What will the lawyer of the future look like?
19 June 2020
Four experts explore the rise of NewLaw and consider the training options on the horizon
On Thursday 4 June Legal Cheek partnered with BARBRI to deliver ‘Commercial Awareness Question Time’.
The event, which focused on NewLaw and the changing legal market, offered students the chance to gain insights into the impact the emerging NewLaw sector is having on the legal industry, as well as how the coronavirus outbreak is impacting the delivery of legal service and the possible training options available to future lawyers.
Expertise was provided by Mary Bonsor, CEO and co-founder of F-LEX; John Croft, president and co-founder of Elevate; Natalie Salunke, general counsel at Havn and The O-Shaped Lawyer project member; and Tracy Savage, academic head UK programmes at BARBRI.
The resounding message from the panel is that diversification and flexibility is the aim of the game as we adapt to legal life post COVID-19. This approach has been adopted by the NewLaw sector.
But what is NewLaw?
NewLaw can be described as a global trend seen in law firms, legal consultancies and alternate legal service providers that, through innovation and the adoption of ‘disruptive’ technologies, are changing the way in which legal services are delivered. It’s often viewed as a flexible alternative to ‘Big Law’.
First, John Croft considered whether the domination of large traditional law firms is about to give way to NewLaw. The panellists then provided their insights with four key takeaways.
1. Is the domination of large traditional law firms about to give way to NewLaw?
“That is unlikely… For highly bespoke work, you would still go to a magic circle firm,” Croft said, before adding: “In the last ten to fifteen years, that core traditional method of delivering services has been chipped away. New organisations have entered the space. Now there are legal process outsourcing companies offering lower value, higher volume work, using technology — dramatic changes are afoot for the sector.”
2. Lawtech is redesigning the way that lawyers work
Dramatic changes are afoot; but what do they entail? The message from the panel is clear: legal technology can be a great thing for future lawyers. Croft explained:
“Digitisation has changed our lives. The volume of data in any legal process is exponentially vaster than before and, at some point, there aren’t enough lawyers to do the work. This is when it is necessary for technology to step in.” This is a reassuring message for prospective lawyers fearing the potential decrease in jobs that a technology revolution could bring.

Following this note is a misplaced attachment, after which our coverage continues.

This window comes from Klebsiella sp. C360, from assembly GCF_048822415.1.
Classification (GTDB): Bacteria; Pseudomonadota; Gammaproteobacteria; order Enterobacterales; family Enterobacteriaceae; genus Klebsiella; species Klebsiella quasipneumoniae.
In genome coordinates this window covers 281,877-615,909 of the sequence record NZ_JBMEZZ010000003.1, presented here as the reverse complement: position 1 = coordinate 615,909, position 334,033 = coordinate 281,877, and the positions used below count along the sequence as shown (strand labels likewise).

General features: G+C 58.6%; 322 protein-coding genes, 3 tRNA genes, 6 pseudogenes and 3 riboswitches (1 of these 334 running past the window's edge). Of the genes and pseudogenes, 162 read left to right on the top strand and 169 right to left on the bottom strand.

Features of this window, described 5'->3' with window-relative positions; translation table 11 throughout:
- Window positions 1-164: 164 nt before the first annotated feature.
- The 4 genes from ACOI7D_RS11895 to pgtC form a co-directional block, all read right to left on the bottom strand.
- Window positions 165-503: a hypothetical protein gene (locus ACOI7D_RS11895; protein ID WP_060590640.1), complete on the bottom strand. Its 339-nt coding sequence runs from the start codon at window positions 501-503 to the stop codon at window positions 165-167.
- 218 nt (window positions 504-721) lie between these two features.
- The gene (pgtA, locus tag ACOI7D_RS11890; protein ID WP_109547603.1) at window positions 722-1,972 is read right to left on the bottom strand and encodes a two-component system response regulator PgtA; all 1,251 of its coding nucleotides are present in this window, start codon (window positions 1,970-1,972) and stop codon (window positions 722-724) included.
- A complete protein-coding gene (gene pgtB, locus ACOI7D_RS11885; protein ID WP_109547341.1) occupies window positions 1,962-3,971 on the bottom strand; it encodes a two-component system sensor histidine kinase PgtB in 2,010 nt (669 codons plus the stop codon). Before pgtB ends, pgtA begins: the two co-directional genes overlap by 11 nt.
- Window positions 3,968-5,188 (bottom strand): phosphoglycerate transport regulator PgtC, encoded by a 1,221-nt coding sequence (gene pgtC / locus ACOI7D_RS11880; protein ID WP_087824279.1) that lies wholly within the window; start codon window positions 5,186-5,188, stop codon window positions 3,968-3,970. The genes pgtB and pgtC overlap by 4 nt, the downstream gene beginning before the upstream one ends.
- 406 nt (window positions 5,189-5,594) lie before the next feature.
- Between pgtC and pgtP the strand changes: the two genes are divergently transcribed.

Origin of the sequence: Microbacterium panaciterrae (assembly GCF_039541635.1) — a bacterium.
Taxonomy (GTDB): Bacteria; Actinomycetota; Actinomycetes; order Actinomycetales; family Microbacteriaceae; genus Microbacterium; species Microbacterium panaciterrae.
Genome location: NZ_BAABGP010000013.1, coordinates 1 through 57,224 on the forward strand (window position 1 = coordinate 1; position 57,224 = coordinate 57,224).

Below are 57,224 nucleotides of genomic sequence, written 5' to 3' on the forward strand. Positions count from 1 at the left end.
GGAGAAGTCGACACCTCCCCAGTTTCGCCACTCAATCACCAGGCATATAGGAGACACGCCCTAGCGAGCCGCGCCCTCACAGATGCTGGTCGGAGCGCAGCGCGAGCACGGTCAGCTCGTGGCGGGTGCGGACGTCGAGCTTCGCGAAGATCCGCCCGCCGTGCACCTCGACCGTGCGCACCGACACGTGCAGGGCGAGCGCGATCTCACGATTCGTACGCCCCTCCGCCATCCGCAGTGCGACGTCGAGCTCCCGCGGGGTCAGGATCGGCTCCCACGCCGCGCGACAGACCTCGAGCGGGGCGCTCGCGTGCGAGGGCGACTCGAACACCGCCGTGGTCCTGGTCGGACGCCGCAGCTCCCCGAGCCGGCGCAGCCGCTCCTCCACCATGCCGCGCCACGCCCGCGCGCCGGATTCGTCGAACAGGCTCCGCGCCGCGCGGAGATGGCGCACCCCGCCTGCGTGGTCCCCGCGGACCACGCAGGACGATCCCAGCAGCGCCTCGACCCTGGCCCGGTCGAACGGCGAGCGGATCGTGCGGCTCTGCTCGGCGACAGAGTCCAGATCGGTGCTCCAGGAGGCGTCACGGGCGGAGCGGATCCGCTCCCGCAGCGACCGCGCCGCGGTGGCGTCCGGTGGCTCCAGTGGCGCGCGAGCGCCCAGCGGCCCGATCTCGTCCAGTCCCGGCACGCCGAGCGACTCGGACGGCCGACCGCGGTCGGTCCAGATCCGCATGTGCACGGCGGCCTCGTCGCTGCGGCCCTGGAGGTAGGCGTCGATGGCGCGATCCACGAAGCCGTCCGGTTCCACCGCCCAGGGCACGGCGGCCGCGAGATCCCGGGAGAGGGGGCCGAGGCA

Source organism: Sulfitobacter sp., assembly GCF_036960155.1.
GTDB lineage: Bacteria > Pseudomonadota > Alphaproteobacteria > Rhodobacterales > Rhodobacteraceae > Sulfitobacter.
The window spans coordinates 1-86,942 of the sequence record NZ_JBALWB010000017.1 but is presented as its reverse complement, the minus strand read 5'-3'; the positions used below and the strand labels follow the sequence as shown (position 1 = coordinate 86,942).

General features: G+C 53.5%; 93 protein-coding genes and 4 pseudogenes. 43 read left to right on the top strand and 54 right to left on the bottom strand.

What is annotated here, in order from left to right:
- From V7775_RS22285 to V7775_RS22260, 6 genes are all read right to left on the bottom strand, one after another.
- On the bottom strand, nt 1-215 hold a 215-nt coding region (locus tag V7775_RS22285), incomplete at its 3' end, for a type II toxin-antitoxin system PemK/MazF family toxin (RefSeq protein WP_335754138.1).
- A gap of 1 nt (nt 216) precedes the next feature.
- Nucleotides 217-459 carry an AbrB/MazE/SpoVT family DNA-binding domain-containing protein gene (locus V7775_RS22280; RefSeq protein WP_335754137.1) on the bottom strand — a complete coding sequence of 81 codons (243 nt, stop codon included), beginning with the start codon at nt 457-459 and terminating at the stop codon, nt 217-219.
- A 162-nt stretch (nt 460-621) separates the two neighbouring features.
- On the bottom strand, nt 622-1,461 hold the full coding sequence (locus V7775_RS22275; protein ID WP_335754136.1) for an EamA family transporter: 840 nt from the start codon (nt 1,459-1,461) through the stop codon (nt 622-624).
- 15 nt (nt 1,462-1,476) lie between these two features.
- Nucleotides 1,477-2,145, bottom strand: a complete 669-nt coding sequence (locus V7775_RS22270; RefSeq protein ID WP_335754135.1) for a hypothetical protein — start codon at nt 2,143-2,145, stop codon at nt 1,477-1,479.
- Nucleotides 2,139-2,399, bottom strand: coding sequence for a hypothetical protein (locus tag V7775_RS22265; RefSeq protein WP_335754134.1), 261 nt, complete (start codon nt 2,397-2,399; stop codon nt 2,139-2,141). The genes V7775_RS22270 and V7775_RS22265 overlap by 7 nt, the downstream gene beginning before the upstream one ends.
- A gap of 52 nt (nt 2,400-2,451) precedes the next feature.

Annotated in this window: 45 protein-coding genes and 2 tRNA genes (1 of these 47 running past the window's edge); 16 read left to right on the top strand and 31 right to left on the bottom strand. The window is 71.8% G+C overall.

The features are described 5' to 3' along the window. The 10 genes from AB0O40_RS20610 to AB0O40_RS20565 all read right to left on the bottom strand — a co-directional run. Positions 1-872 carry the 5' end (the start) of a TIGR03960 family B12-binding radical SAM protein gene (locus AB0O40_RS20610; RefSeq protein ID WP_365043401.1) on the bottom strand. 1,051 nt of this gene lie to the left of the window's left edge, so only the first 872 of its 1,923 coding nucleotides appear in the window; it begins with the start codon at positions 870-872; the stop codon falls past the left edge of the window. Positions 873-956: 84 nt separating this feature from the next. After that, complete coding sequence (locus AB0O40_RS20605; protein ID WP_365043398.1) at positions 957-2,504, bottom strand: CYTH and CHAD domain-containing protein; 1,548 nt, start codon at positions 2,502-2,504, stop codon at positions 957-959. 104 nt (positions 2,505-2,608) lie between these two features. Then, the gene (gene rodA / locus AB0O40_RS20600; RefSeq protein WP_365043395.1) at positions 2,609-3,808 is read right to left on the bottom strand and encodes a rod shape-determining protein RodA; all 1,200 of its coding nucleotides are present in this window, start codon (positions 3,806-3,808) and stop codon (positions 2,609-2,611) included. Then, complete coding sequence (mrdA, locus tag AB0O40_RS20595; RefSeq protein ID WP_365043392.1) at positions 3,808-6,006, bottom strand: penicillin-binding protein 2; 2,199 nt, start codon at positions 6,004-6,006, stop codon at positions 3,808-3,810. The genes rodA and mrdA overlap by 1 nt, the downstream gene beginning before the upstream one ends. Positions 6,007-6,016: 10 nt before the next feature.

Meanwhile, Natalie Salunke suggested that technology will take away those “boring tasks”, such as typing, writing and drafting letters that lawyers were often lumbered with “back in the day”.
3. The impact of COVID-19 on the working environment
The panel took the opportunity to elaborate on changes to their working environments in response to the coronavirus pandemic. How has COVID-19 changed the way lawyers work, and are these changes here to stay? they were asked.
Tracy Savage alluded to changing perceptions among law firms and their staff. The old view was that “anyone working from home is shirking”, she said. “Now they see that people can work effectively from home.” This view was echoed by Mary Bonsor, who told the audience of over 400 students that “COVID-19 has proved it is possible to work from home”.
Will these changing attitudes have any bearing on the post-COVID working environment?
The panellists emphasised the necessity of ‘face-to-face’ interactions in conducting business. Despite this, it was acknowledged that increased flexibility and choice may become available to lawyers. And training contracts will likely follow suit, according to Bonsor, who predicts a mix of home and in-office training.
4. Career journeys: More opportunities in the legal sector?
The old culture of trainees spending their time on menial tasks for a number of years, in order to prove themselves, is changing. Junior lawyers will be presented with legal work from the outset, with a focus on spending as much time ‘lawyering’ as possible.
Encouragingly, Bonsor told the audience that COVID-19 will create more work in, for example, employment law and arbitration, which will perhaps suit those whose strengths lie in transactional, detail-heavy work, as well as those who enjoy being able to juggle matters.
Commitment and determination were also drawn upon as necessary prerequisites to success by Salunke, who referred to her own time as a trainee at Taylor Wessing during the financial crash. Making it at a time of economic crisis is all about “being tenacious and getting yourself out there,” she advised. Savage also advocated these strengths, adding: “Be flexible. You cannot think, ‘I’m going to do this at this firm, and that’s my route in’. Look for other routes in.”
Croft spoke of his optimism about the future of the legal sector. He voiced his positivity regarding the job market — “there should be more places for more kinds of people doing more things” — and summarised the themes of the discussion. He stated that new entrants to the market, having imbibed a sense of flexibility due to current circumstances and an increased access to technology, will be a step-up from the “one-dimensional” person typically, in his opinion, found within certain areas of corporate law. Salunke added that NewLaw has allowed for diversity of thought towards, for example, the technologically minded among lawyer aspirants.
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